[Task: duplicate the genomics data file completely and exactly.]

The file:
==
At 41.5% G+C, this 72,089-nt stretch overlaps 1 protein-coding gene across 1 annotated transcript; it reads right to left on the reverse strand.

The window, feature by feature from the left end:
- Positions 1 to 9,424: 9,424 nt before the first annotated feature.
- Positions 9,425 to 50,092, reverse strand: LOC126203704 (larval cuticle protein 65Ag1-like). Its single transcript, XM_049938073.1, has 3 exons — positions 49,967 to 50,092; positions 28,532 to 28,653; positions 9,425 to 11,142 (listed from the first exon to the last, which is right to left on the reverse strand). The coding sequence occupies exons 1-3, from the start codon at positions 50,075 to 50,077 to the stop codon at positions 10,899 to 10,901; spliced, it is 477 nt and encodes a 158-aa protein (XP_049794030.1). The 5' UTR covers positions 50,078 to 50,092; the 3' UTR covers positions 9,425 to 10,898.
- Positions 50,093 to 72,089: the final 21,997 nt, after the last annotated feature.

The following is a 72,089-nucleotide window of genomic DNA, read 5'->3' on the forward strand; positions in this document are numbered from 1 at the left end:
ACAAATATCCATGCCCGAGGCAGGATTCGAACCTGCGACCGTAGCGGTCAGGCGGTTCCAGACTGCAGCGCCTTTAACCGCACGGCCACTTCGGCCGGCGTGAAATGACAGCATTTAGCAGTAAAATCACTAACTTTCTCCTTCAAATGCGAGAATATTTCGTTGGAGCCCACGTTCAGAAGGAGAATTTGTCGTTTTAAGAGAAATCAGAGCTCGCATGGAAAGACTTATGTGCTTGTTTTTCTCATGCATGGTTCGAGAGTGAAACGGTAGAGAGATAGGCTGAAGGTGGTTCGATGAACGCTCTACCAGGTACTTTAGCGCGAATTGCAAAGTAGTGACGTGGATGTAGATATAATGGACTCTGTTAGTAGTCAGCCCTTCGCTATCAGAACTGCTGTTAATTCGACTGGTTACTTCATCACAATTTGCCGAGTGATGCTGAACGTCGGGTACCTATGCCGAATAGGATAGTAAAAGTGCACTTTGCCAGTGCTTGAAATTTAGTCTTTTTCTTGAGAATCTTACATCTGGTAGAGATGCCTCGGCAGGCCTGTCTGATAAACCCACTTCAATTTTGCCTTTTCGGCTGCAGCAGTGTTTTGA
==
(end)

At 41.5% G+C, this 72,089-nt stretch overlaps 1 protein-coding gene across 1 annotated transcript; it reads right to left on the reverse strand.

The window, feature by feature from the left end:
- Positions 1 to 9,424: 9,424 nt before the first annotated feature.
- Positions 9,425 to 50,092, reverse strand: LOC126203704 (larval cuticle protein 65Ag1-like). Its single transcript, XM_049938073.1, has 3 exons — positions 49,967 to 50,092; positions 28,532 to 28,653; positions 9,425 to 11,142 (listed from the first exon to the last, which is right to left on the reverse strand). The coding sequence occupies exons 1-3, from the start codon at positions 50,075 to 50,077 to the stop codon at positions 10,899 to 10,901; spliced, it is 477 nt and encodes a 158-aa protein (XP_049794030.1). The 5' UTR covers positions 50,078 to 50,092; the 3' UTR covers positions 9,425 to 10,898.
- Positions 50,093 to 72,089: the final 21,997 nt, after the last annotated feature.

The following is a 72,089-nucleotide window of genomic DNA, read 5'->3' on the forward strand; positions in this document are numbered from 1 at the left end:
ACAAATATCCATGCCCGAGGCAGGATTCGAACCTGCGACCGTAGCGGTCAGGCGGTTCCAGACTGCAGCGCCTTTAACCGCACGGCCACTTCGGCCGGCGTGAAATGACAGCATTTAGCAGTAAAATCACTAACTTTCTCCTTCAAATGCGAGAATATTTCGTTGGAGCCCACGTTCAGAAGGAGAATTTGTCGTTTTAAGAGAAATCAGAGCTCGCATGGAAAGACTTATGTGCTTGTTTTTCTCATGCATGGTTCGAGAGTGAAACGGTAGAGAGATAGGCTGAAGGTGGTTCGATGAACGCTCTACCAGGTACTTTAGCGCGAATTGCAAAGTAGTGACGTGGATGTAGATATAATGGACTCTGTTAGTAGTCAGCCCTTCGCTATCAGAACTGCTGTTAATTCGACTGGTTACTTCATCACAATTTGCCGAGTGATGCTGAACGTCGGGTACCTATGCCGAATAGGATAGTAAAAGTGCACTTTGCCAGTGCTTGAAATTTAGTCTTTTTCTTGAGAATCTTACATCTGGTAGAGATGCCTCGGCAGGCCTGTCTGATAAACCCACTTCAATTTTGCCTTTTCGGCTGCAGCAGTGTTTTGA